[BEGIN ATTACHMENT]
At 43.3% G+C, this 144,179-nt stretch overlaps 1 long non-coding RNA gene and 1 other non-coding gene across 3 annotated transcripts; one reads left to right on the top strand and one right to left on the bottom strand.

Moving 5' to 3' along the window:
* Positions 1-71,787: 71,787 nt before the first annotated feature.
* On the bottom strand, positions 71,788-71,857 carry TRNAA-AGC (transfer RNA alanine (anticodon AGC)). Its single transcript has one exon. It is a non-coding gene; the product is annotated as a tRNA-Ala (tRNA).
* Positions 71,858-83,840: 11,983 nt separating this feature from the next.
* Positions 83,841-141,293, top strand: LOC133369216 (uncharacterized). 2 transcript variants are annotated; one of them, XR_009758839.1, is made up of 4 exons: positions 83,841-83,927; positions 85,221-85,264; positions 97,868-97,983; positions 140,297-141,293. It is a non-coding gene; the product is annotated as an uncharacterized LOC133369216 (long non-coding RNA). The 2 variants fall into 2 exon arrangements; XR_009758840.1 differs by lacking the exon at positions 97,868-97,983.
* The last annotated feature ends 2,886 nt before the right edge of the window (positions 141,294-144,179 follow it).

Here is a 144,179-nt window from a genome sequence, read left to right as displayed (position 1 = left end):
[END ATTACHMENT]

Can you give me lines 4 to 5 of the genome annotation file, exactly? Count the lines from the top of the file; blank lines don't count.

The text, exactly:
* On the bottom strand, positions 71,788-71,857 carry TRNAA-AGC (transfer RNA alanine (anticodon AGC)). Its single transcript has one exon. It is a non-coding gene; the product is annotated as a tRNA-Ala (tRNA).
* Positions 71,858-83,840: 11,983 nt separating this feature from the next.